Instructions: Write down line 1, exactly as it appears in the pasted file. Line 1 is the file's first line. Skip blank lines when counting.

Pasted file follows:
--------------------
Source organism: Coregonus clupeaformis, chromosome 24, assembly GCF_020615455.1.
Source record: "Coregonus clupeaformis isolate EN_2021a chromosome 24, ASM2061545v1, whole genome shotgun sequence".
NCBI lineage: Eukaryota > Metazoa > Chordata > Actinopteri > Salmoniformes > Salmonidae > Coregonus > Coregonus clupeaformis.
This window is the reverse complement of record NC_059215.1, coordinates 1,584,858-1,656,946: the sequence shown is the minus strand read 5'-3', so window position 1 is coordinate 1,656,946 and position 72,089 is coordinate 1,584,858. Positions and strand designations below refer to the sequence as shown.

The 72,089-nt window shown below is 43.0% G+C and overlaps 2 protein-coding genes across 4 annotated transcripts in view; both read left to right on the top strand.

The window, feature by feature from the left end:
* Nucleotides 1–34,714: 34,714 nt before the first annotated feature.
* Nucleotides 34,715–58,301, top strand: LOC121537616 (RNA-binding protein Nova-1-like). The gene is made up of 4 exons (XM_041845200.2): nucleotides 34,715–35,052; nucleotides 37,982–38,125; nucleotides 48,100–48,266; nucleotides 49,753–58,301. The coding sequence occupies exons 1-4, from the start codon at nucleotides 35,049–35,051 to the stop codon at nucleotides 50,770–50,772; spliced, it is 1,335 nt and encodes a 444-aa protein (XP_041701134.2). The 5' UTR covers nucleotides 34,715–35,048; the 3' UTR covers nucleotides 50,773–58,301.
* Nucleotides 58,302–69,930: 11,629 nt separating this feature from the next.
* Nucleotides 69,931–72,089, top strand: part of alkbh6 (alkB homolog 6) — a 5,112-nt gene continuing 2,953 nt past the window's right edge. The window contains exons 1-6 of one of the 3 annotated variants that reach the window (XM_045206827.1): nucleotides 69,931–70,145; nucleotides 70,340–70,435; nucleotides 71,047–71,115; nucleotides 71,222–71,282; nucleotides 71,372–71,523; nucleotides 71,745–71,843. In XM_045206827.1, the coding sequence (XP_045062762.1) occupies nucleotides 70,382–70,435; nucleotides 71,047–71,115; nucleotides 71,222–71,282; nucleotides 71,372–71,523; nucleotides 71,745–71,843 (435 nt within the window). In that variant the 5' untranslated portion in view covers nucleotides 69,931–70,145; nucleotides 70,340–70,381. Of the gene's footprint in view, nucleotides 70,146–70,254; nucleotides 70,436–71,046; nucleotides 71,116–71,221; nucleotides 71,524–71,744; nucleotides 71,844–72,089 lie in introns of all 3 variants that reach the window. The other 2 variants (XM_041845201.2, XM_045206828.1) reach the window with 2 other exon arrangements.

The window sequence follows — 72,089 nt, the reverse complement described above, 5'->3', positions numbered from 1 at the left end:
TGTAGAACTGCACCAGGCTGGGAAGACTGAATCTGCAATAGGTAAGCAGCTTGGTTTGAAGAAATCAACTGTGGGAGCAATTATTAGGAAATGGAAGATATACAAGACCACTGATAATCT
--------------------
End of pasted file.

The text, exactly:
Source organism: Coregonus clupeaformis, chromosome 24, assembly GCF_020615455.1.